Prior to even stepping foot in an operating theater, patients suffering from liver disease would have already been billed for hospital stays, laboratory tests, and any medical specialists who had to be consulted. For anyone not covered by health insurance, the average cost for the whole package – up to the first six months of follow-up care – would require nearly $600,000, and that is without taking into consideration whether any long-term anti-rejection drugs are needed. Prices also vary depending on the liver transplant centers, so it might be worth doing some research.

#5: Luxturna

Can you put a price tag on a child's vision? Well, according to Spark Therapeutics Inc., $425,000 per eye is just about fair. A rare genetic disease that causes severe vision loss or blindness at birth, Leber's congenital amaurosis is an eye disorder that only affects around 2000 people in the United States. Approved in 2017 by the FDA, "Luxturna" is a one-time procedure that promises to drastically improve a person's life; however, question marks remain on the therapy's long-term benefits and whether the price is appropriate or not.


#4: Bone Marrow Transplant

A highly complicated procedure that brings together many medical experts, the operation's bill varies depending on a number of factors. Bone Marrow transplants can be carried out using the patient's own stem cells or that of a donating party, with the latter more than doubling the price. If the donor is not a matching sibling and the disease being treated is of a particularly advanced state, the overall cost could end up being around $800,000. The treatment is usually the first procedure prescribed after a diagnosis of leukemia or lymphoma.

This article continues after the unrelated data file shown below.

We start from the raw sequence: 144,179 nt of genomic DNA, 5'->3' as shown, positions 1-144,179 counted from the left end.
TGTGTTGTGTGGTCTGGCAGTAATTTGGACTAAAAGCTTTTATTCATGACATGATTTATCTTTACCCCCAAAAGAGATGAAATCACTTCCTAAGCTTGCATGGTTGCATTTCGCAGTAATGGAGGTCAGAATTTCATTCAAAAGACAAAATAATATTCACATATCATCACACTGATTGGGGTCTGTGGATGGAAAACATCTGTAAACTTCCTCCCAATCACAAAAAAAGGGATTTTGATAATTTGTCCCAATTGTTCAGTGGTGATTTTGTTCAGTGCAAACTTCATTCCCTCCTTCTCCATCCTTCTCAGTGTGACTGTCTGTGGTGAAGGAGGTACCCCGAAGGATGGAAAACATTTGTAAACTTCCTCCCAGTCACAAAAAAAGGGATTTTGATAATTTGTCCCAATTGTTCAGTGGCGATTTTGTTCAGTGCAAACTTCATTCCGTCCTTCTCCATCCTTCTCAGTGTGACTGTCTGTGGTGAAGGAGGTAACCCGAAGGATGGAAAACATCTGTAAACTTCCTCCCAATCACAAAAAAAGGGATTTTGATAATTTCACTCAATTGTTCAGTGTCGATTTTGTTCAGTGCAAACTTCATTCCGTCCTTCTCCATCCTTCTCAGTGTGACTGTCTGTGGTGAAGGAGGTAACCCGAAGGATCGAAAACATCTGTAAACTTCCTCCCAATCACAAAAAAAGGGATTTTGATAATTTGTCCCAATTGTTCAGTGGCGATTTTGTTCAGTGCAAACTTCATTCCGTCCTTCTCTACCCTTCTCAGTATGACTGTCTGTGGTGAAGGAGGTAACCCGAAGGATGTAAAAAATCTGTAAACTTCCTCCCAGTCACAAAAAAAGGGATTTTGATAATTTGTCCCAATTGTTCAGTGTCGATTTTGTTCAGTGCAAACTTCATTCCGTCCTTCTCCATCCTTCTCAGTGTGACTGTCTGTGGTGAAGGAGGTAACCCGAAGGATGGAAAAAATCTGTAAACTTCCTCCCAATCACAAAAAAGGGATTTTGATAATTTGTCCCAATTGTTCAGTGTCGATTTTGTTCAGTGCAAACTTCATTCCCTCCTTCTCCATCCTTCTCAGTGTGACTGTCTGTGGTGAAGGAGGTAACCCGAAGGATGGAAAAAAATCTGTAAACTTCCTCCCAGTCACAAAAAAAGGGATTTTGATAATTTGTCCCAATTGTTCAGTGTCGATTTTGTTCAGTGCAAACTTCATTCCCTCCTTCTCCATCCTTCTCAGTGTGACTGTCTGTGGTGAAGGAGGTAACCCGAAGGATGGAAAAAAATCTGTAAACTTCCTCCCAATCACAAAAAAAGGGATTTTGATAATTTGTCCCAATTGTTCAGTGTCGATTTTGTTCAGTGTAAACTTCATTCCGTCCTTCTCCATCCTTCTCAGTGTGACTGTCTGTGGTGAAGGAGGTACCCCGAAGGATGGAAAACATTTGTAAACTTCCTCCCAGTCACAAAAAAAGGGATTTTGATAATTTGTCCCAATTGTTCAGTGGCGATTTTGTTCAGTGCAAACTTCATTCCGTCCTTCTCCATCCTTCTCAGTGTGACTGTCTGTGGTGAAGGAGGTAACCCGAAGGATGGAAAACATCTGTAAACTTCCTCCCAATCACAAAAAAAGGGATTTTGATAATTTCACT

#3: Lung Transplant

Among the most common medical conditions, lung disease can arise due to a number of conditions, with chronic bronchitis, asthma, and cystic fibrosis serving as the front-runners. If medication proves unsuccessful, patients are put on a transplant waiting list to receive one or two new organs. It should go without saying, but replacing both lungs is a tad more expensive, but the operation is expensive either way – starting at around $500,000. In extremely rare cases, a joint heart and lung transplant might be required, although this is seen as a last resort for those with less than two years left on the clock.

#2: Heart Transplant

The fact that a person's heart can be replaced is a testament to the staggering advancements made by the medical industry as a whole; unsurprisingly, the bill reflects the risk entailed by such a procedure. Open Heart Surgery is already one of the most expensive operations, but the going rate for a new ticker is just south of one million dollars and more than that if there are complications. If successful, the transplant allows the recipient's life to regain some degree of normality, with most patients expected to last for another ten years.


#1: Intestine Transplant

If organs were valued per inch, the intestine would surely be the most expensive. Caused by a number of digestive disorders, intestinal failure restricts the body's ability to absorb vital nutrients and electrolytes, forcing science to supplement mother nature's shortcoming by transferring the fluids via a catheter. Unfortunately, such a procedure comes with its fair share of complications and an intestine transplant may be the only solution. Costing well over a million dollars, this operation is incredibly risky and is solely employed in extreme situations.